Students from across the state deliver a message to Governor Cuomo on hydrofracking in New York State. This rally comes as the DEC continues to review public comments on the hotly debated issue. YNN’s Solomon Syed reports.
ALBANY, N.Y. -- It was a clear message from several dozen students and young professionals about what they believe the governor should drill home in the ongoing hydrofracking debate.
Proponents of natural gas drilling say many of the young protesters at Monday's rally actually stand to benefit the most from the industry that could produce a seismic shift in the state's economy, springing forth billions of dollars and thousands of jobs.
"Lot of colleges along the Southern Tier are now catching on, they're offering curriculum in natural gas jobs, from the very basic jobs at the site to engineering jobs," said Jim Smith, Independent Oil and Gas Association of New York.
But that's not the revolution these young folks are looking for. They delivered a petition to the governor's office with signatures from more than a dozen youth leaders across the state calling for a permanent ban on natural gas drilling.
"Hydrofracking just results in boom and bust economies and this is not the solution we want for New York. We want thriving, just, and sustainable communities," said K.C. Alvey, Green Umbrella Youth NY.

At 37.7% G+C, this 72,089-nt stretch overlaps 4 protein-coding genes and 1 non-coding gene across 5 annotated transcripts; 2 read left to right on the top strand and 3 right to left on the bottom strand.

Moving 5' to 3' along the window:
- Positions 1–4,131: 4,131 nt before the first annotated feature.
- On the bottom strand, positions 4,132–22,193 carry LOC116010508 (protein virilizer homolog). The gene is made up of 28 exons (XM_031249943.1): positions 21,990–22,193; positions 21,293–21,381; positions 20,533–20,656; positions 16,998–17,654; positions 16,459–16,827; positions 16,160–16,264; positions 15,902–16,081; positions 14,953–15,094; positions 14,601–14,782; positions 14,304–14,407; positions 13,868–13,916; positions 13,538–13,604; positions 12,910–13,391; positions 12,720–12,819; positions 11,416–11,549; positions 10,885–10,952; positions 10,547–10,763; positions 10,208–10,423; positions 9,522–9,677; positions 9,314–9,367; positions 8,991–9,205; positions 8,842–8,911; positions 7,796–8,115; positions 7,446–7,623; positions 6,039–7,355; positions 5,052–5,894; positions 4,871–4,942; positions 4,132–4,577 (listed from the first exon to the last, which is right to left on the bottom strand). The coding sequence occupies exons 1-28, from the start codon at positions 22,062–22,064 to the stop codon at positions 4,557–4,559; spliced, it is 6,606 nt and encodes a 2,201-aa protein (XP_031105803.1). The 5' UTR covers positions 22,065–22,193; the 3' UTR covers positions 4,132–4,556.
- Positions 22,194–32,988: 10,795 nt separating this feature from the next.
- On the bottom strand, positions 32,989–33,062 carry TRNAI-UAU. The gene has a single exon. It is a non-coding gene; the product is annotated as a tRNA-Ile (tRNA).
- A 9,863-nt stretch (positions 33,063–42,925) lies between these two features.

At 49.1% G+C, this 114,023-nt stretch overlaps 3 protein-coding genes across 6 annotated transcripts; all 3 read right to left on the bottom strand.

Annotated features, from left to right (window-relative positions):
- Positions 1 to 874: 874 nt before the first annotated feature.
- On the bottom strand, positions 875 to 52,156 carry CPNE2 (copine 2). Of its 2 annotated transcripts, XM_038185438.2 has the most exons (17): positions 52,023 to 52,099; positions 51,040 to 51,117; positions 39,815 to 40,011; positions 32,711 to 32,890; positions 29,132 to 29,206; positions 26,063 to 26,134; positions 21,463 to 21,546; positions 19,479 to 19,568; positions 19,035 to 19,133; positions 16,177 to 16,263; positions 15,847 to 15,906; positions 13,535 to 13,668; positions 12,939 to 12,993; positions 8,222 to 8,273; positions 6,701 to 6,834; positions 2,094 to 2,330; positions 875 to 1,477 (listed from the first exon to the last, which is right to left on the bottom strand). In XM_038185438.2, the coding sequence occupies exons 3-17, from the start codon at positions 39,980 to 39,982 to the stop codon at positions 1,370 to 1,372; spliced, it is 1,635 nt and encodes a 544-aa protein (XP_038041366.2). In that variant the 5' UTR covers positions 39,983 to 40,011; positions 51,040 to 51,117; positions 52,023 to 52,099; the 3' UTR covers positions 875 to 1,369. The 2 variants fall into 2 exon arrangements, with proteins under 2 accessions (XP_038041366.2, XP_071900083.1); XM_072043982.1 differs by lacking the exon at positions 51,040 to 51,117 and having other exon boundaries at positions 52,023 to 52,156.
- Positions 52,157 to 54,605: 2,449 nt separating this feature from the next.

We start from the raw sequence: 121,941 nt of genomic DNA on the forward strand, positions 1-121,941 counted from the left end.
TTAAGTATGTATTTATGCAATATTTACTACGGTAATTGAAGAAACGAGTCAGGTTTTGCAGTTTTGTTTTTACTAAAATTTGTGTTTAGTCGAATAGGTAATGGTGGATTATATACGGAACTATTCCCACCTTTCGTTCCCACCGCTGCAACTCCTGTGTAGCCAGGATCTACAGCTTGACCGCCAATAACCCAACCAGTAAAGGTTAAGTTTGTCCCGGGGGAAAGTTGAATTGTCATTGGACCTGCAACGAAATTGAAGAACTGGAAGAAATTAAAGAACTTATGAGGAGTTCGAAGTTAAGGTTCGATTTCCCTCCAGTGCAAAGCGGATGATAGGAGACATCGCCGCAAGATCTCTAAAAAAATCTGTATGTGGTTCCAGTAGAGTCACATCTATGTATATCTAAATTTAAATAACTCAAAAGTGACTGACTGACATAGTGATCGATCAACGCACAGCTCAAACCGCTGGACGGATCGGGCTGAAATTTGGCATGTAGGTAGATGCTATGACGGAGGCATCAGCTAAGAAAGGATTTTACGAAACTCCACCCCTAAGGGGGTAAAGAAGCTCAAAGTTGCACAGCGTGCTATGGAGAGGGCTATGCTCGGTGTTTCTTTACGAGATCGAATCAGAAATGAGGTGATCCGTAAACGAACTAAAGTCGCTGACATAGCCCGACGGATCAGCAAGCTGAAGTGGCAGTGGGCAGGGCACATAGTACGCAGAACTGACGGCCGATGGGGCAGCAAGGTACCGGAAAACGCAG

The current hydrofracking moratorium is in place while the DEC continues its now four-year review of controversial issue. In the meantime, several municipalities across the state have already banned it within their limits. Commissioner Joe Martens told YNN they will take these bans into consideration when rendering a final decision on whether to issue drilling permits.
"We are not going to benefit from this, it is going to cause environmental degradation, it's going to ruin our economy, fossil fuels are boom and bust," said Caroline Cowley, Power Shift NY.
"The economic benefits are not really up for debate or discussion, we are seeing thousands of jobs created in Pennsylvania, and we expect that to happen in New York," said Smith.
The DEC is still reviewing more than 60,000 public comments it's received on the hydrofracking issue. Martens said there is no timetable for a final decision and that there’s a mountain of information to sort through and that’s the focus right now.